Our wallets are one of the last remaining bastions of a pre-digital lifestyle, relics of an era of payment that has since come and gone.
Coupons are now Groupons, rewards cards are digitally stored on our smartphones and Square wants to power all our payments. With all these new ways to slim down and streamline our wallets, why are we still getting a paper receipt every time we check out at the grocery store? With so much progress, why are men still sporting the infamous Costanza bulge and women toting around pocketbooks that look like small filing cabinets? As more commerce shifts from offline to online, and even offline retailers are experimenting with digital marketing & transactions, the Costanza wallet is due for a makeover.
What are the brands and startups that are changing how we think about receipts? What will the implications of Big Data and privacy be in this transition? And what systems will ultimately come to define how we all chronicle our shopping experiences moving forward?
Our wallets have been ceding themselves over to the digital age for quite some time now. It’s about time we took that final leap and made the upgrade to Wallet 2.0.
As our networks expand, our profiles get more public, and our work requires a human face, where do we draw the line between personal and professional identities online? How do we maintain those boundaries for our community members? How do we respond to attacks, opportunities, and over-shares online? When does over-sharing hurt the community? When should you share your own personal stories as a manager, or personally reach out to community members?
Growing and cultivating an active community also requires that the community manager walk the fine line of personal and professional sharing. Every community manager wonders when and how to professionally cultivate leaders and members to create a thriving community while still being personal. On the reverse side, sometimes community members share too much, which can hurt the health of the community.
This panel will address these questions and more from experience in nonprofit and public media sectors.
With the developments in social shopping such as real time social shopping sites, Facebook shopping, and location-based check-ins, recommendations, and deals, the fashion industry is catering to the customer like never before. But how social can—and should—shopping get? While consumers may want to consume together, over-sharing of information is all too easy. Apple’s Ping, Facebook’s Beacon and Blippy are but three familiar examples.This core conversation will discuss how privacy fits in and explores the question of just who is safe guarding the community.
There are tools and tutorials out there to teach developers all sorts of things about mobile apps, taking them from "Hello World!" to sophisticated products ready for the big time. But if you want help building privacy into your app, that's a lot harder to find.
This workshop seeks to change that. Through demos of existing resources and Q&A with attendees, we will provide you with the tools and skills you need to build the next killer mobile app while protecting your users' privacy and avoiding the media firestorms and government investigations that can kill a fledgling product.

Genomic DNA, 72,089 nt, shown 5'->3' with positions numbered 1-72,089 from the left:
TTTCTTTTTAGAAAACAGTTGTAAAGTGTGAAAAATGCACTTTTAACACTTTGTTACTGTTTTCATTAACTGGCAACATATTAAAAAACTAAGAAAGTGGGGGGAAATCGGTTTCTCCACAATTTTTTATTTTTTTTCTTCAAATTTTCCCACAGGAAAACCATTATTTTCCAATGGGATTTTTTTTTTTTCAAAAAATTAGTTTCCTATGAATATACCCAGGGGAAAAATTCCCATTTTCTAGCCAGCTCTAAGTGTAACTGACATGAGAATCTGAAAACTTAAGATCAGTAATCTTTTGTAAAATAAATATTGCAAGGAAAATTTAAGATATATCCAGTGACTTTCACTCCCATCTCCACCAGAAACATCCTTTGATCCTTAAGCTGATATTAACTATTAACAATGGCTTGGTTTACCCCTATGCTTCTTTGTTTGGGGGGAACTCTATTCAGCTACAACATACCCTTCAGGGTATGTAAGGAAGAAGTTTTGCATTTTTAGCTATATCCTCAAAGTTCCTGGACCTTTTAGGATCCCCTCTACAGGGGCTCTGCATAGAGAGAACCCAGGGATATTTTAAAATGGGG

We'll include hands-on demos of existing apps and developer kits and tools that help you think through and address the privacy implications of the data you collect and use. We'll also discuss what other resources are needed to give designers and developers the ability to meet their deadlines, pull in revenue, and still stand up for their users' privacy.
by Beth Hill, Gerard M Stegmaier, Michelle Avary and Nick Pudar
This is a Continuing Legal Education panel: Automobiles are increasingly connected to computer networks and are used to collect, use and share vehicle-related information. They also provide a delivery mechanism for driving, entertainment and other content and information. This panel will discuss legal issues arising out of and related to the collection, use and disclosure of vehicle-related information and related emerging legal issues of data use in or related to vehicles.
The benevolent Internet promotes expression, collaboration and experimentation. But the current legal scheme can make the Internet a place where digital tracks persist long after their intended use. In a world of d0xing and h8ing, we face a critical juncture for reconciling freedom of speech with privacy.
This panel will review of norms of online and offline conduct and suggest possible ways of striking a balance, without breaking the Internet along the way.
1. Reputation Bankruptcy may be an option to rehabilitate a ruined reputation in the reputation economy, and a solution to peer-to-peer privacy problems.
2. (Re)Contextualization has pros and cons as a remedy in a legal scheme when third-party online speech is treated differently from printed speech.
3. Disownership of Content: Should "disown this" features become the norm, allowing users to release content into the wild?
4. Ephemerality: Should certain types of content be designed to degrade over time?
9th–13th March 2012